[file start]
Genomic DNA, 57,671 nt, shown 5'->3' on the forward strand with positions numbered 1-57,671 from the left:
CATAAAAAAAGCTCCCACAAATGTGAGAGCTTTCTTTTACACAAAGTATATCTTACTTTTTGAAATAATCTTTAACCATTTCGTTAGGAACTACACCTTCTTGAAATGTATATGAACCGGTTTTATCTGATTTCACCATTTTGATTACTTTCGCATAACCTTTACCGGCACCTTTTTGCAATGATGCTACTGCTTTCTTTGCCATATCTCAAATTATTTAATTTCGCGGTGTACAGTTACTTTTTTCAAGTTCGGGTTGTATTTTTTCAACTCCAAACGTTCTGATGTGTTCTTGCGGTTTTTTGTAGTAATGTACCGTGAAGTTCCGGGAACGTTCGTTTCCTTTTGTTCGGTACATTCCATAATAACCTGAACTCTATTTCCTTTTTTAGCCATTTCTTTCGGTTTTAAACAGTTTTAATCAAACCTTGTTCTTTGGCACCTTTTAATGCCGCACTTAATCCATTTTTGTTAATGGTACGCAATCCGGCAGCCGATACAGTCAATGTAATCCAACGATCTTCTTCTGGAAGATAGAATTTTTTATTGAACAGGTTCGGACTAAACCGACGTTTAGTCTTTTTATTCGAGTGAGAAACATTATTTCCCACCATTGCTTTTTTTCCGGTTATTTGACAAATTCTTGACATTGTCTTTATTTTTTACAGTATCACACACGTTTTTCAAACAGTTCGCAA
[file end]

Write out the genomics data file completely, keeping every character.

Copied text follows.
Genomic DNA, 57,671 nt, shown 5'->3' on the forward strand with positions numbered 1-57,671 from the left:
CATAAAAAAAGCTCCCACAAATGTGAGAGCTTTCTTTTACACAAAGTATATCTTACTTTTTGAAATAATCTTTAACCATTTCGTTAGGAACTACACCTTCTTGAAATGTATATGAACCGGTTTTATCTGATTTCACCATTTTGATTACTTTCGCATAACCTTTACCGGCACCTTTTTGCAATGATGCTACTGCTTTCTTTGCCATATCTCAAATTATTTAATTTCGCGGTGTACAGTTACTTTTTTCAAGTTCGGGTTGTATTTTTTCAACTCCAAACGTTCTGATGTGTTCTTGCGGTTTTTTGTAGTAATGTACCGTGAAGTTCCGGGAACGTTCGTTTCCTTTTGTTCGGTACATTCCATAATAACCTGAACTCTATTTCCTTTTTTAGCCATTTCTTTCGGTTTTAAACAGTTTTAATCAAACCTTGTTCTTTGGCACCTTTTAATGCCGCACTTAATCCATTTTTGTTAATGGTACGCAATCCGGCAGCCGATACAGTCAATGTAATCCAACGATCTTCTTCTGGAAGATAGAATTTTTTATTGAACAGGTTCGGACTAAACCGACGTTTAGTCTTTTTATTCGAGTGAGAAACATTATTTCCCACCATTGCTTTTTTTCCGGTTATTTGACAAATTCTTGACATTGTCTTTATTTTTTACAGTATCACACACGTTTTTCAAACAGTTCGCAA